frost-nixon1Overview: The story behind the story of British TV host David Frost’s post-Watergate interviews with Richard Nixon, three years after the disgraced president’s resignation.

What I liked: The lead actors are quite good: Michael Sheen captures Frost’s breezy style and Frank Langella infuses Nixon with humanity while wisely resisting the temptation to make him overly sympathetic. As Andrew noted, director Ron Howard gives “Frost/Nixon” a grainy look, making it look like something out of the era of bellbottoms and platform shoes.

What I didn’t: Having seen the play that inspired this film, I think “Frost/Nixon” works better on stage than on screen. This is essentially the story of two men talking to each other – a premise better suited to the intimate confines of a theater than the big screen. Interestingly, “Frost/Nixon” and the last film I reviewed, “Slumdog Millionaire,” deal with dramatic television confrontations. To his credit, “Slumdog” director Danny Boyle makes the showdown between the contestant and host on a a quiz show set a more riveting human drama than Frost’s interrogation of Nixon, when so much more was at stake. Also, as Elizabeth Drew noted in her recent HuffPo review, the historical accuracy of both “Frost/Nixon” the play and “Frost/Nixon” the film are questionable.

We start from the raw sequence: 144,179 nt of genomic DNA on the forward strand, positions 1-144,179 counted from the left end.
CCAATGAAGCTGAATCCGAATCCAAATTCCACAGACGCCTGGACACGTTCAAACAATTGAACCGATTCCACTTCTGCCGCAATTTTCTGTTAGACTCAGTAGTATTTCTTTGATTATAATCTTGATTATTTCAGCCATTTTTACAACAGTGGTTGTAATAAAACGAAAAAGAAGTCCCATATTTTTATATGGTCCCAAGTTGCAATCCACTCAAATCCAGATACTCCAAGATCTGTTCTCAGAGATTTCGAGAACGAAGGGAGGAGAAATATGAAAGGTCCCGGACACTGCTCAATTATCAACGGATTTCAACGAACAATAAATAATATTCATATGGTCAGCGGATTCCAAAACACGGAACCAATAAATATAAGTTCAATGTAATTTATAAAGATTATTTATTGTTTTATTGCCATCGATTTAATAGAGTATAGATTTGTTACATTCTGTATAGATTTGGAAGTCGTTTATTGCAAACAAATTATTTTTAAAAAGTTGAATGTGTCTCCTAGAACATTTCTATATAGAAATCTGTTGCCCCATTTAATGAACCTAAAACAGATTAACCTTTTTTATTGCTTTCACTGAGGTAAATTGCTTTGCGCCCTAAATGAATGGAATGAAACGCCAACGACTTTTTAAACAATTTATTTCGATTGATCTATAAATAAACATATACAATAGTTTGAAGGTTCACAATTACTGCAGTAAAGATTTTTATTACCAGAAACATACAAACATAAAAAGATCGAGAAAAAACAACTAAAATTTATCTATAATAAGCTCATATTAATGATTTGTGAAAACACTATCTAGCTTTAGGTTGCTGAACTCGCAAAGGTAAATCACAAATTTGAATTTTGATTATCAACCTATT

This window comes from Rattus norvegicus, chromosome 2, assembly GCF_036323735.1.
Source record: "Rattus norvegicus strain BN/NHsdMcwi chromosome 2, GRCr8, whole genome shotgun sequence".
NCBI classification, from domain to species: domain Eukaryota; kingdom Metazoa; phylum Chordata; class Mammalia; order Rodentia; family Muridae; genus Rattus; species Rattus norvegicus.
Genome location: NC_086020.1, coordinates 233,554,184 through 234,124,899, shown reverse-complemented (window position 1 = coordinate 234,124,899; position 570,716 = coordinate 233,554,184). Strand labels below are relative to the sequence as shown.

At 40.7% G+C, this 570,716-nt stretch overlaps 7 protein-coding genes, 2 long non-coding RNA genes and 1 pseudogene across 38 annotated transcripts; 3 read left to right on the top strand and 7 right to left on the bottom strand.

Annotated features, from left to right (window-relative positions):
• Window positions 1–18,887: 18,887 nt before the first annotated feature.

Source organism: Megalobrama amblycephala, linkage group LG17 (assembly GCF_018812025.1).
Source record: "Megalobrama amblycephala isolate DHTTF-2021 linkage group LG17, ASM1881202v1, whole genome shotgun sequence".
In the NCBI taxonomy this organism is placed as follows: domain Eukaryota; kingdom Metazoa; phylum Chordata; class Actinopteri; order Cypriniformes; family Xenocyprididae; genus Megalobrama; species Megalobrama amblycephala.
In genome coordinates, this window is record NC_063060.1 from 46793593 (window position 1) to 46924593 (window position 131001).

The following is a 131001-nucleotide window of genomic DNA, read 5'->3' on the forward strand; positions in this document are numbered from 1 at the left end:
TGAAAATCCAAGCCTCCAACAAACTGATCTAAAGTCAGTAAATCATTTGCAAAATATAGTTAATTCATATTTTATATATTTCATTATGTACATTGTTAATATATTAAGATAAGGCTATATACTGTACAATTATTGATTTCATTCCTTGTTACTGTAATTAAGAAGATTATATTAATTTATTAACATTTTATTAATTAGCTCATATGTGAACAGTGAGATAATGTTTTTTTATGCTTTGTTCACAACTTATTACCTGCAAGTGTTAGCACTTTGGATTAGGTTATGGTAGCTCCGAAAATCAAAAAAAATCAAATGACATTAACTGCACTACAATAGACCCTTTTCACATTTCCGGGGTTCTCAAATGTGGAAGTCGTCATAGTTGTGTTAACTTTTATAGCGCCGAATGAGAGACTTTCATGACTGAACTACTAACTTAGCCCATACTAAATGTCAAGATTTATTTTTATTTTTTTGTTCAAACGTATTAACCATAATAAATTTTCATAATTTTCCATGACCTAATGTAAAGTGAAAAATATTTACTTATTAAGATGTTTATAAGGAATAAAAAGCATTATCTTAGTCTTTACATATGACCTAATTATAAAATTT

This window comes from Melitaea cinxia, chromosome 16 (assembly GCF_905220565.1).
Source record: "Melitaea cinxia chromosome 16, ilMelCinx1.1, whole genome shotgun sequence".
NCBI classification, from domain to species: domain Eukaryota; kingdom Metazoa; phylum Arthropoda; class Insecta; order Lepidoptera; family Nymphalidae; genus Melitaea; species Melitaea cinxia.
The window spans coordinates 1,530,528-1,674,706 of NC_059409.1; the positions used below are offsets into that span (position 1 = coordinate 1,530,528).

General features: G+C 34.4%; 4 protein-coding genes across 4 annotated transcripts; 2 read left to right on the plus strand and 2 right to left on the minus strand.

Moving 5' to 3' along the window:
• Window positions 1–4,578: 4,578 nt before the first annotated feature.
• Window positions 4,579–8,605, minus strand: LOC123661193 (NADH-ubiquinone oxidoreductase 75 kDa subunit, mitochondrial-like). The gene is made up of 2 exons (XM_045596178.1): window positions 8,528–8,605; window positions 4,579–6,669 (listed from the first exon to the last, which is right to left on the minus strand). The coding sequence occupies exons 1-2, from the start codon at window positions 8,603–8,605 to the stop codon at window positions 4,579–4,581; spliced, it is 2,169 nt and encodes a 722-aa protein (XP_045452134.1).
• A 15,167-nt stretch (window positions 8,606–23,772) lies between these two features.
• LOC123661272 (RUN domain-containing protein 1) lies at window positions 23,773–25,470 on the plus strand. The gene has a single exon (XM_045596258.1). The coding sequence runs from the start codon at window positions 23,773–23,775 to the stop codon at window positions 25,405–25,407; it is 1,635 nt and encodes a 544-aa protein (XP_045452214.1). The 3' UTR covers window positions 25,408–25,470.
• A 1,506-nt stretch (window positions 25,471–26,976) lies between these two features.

Final word: Not a bad movie, but I’m not sure this would make my list of Best Picture Oscar contenders.

My rating: Four out of five pairs of Italian loafers.

 

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